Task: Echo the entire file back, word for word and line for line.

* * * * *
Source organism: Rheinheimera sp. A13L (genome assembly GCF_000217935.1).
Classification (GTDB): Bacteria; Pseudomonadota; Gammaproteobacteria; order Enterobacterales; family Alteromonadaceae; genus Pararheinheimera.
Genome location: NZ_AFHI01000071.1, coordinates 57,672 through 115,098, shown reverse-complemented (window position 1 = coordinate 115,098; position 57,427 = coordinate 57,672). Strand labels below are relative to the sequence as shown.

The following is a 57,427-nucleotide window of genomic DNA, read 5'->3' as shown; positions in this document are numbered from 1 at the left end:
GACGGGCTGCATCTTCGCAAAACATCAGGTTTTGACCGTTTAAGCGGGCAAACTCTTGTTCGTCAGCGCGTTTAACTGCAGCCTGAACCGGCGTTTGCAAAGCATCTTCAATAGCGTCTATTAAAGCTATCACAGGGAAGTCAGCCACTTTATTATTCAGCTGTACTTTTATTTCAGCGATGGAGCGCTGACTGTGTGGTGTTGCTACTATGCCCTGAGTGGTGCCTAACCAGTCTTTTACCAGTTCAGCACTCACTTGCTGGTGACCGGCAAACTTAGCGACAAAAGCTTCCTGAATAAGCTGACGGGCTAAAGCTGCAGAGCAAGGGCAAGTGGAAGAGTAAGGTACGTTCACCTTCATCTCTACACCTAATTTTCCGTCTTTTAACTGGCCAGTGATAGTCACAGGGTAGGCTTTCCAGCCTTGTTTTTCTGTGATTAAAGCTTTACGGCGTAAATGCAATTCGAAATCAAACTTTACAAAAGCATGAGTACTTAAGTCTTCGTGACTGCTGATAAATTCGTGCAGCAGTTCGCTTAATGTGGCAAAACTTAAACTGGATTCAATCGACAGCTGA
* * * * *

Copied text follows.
Source organism: Rheinheimera sp. A13L (genome assembly GCF_000217935.1).
Classification (GTDB): Bacteria; Pseudomonadota; Gammaproteobacteria; order Enterobacterales; family Alteromonadaceae; genus Pararheinheimera.
Genome location: NZ_AFHI01000071.1, coordinates 57,672 through 115,098, shown reverse-complemented (window position 1 = coordinate 115,098; position 57,427 = coordinate 57,672). Strand labels below are relative to the sequence as shown.

The following is a 57,427-nucleotide window of genomic DNA, read 5'->3' as shown; positions in this document are numbered from 1 at the left end:
GACGGGCTGCATCTTCGCAAAACATCAGGTTTTGACCGTTTAAGCGGGCAAACTCTTGTTCGTCAGCGCGTTTAACTGCAGCCTGAACCGGCGTTTGCAAAGCATCTTCAATAGCGTCTATTAAAGCTATCACAGGGAAGTCAGCCACTTTATTATTCAGCTGTACTTTTATTTCAGCGATGGAGCGCTGACTGTGTGGTGTTGCTACTATGCCCTGAGTGGTGCCTAACCAGTCTTTTACCAGTTCAGCACTCACTTGCTGGTGACCGGCAAACTTAGCGACAAAAGCTTCCTGAATAAGCTGACGGGCTAAAGCTGCAGAGCAAGGGCAAGTGGAAGAGTAAGGTACGTTCACCTTCATCTCTACACCTAATTTTCCGTCTTTTAACTGGCCAGTGATAGTCACAGGGTAGGCTTTCCAGCCTTGTTTTTCTGTGATTAAAGCTTTACGGCGTAAATGCAATTCGAAATCAAACTTTACAAAAGCATGAGTACTTAAGTCTTCGTGACTGCTGATAAATTCGTGCAGCAGTTCGCTTAATGTGGCAAAACTTAAACTGGATTCAATCGACAGCTGA